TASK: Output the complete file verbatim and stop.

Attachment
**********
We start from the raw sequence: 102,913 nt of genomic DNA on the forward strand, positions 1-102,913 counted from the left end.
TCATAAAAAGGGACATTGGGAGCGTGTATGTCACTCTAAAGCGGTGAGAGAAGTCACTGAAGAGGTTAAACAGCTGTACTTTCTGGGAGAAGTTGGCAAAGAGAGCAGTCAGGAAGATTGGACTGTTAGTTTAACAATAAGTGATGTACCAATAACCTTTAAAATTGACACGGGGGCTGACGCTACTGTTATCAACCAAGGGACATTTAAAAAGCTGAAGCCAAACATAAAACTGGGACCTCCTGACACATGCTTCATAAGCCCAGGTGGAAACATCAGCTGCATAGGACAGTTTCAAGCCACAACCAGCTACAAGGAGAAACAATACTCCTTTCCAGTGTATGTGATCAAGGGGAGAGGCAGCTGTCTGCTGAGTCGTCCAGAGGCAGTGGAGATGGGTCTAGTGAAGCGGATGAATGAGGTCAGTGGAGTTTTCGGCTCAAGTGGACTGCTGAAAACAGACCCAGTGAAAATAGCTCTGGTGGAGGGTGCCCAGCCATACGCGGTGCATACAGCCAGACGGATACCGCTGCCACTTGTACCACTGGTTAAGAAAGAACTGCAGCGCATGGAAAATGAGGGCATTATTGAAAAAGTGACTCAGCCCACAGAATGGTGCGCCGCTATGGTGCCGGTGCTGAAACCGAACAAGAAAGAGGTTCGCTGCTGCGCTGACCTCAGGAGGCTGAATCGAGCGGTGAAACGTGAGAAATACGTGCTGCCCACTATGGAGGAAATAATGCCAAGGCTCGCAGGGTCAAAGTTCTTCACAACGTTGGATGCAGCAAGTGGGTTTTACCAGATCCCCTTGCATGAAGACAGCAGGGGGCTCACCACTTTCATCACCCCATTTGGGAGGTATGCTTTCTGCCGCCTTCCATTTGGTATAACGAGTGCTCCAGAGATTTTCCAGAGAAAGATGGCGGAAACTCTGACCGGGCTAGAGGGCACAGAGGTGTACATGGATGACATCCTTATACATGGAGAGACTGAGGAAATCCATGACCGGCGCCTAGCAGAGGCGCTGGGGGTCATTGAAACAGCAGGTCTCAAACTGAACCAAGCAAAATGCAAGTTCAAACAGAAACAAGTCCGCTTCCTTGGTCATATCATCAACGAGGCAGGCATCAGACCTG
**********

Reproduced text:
We start from the raw sequence: 102,913 nt of genomic DNA on the forward strand, positions 1-102,913 counted from the left end.
TCATAAAAAGGGACATTGGGAGCGTGTATGTCACTCTAAAGCGGTGAGAGAAGTCACTGAAGAGGTTAAACAGCTGTACTTTCTGGGAGAAGTTGGCAAAGAGAGCAGTCAGGAAGATTGGACTGTTAGTTTAACAATAAGTGATGTACCAATAACCTTTAAAATTGACACGGGGGCTGACGCTACTGTTATCAACCAAGGGACATTTAAAAAGCTGAAGCCAAACATAAAACTGGGACCTCCTGACACATGCTTCATAAGCCCAGGTGGAAACATCAGCTGCATAGGACAGTTTCAAGCCACAACCAGCTACAAGGAGAAACAATACTCCTTTCCAGTGTATGTGATCAAGGGGAGAGGCAGCTGTCTGCTGAGTCGTCCAGAGGCAGTGGAGATGGGTCTAGTGAAGCGGATGAATGAGGTCAGTGGAGTTTTCGGCTCAAGTGGACTGCTGAAAACAGACCCAGTGAAAATAGCTCTGGTGGAGGGTGCCCAGCCATACGCGGTGCATACAGCCAGACGGATACCGCTGCCACTTGTACCACTGGTTAAGAAAGAACTGCAGCGCATGGAAAATGAGGGCATTATTGAAAAAGTGACTCAGCCCACAGAATGGTGCGCCGCTATGGTGCCGGTGCTGAAACCGAACAAGAAAGAGGTTCGCTGCTGCGCTGACCTCAGGAGGCTGAATCGAGCGGTGAAACGTGAGAAATACGTGCTGCCCACTATGGAGGAAATAATGCCAAGGCTCGCAGGGTCAAAGTTCTTCACAACGTTGGATGCAGCAAGTGGGTTTTACCAGATCCCCTTGCATGAAGACAGCAGGGGGCTCACCACTTTCATCACCCCATTTGGGAGGTATGCTTTCTGCCGCCTTCCATTTGGTATAACGAGTGCTCCAGAGATTTTCCAGAGAAAGATGGCGGAAACTCTGACCGGGCTAGAGGGCACAGAGGTGTACATGGATGACATCCTTATACATGGAGAGACTGAGGAAATCCATGACCGGCGCCTAGCAGAGGCGCTGGGGGTCATTGAAACAGCAGGTCTCAAACTGAACCAAGCAAAATGCAAGTTCAAACAGAAACAAGTCCGCTTCCTTGGTCATATCATCAACGAGGCAGGCATCAGACCTG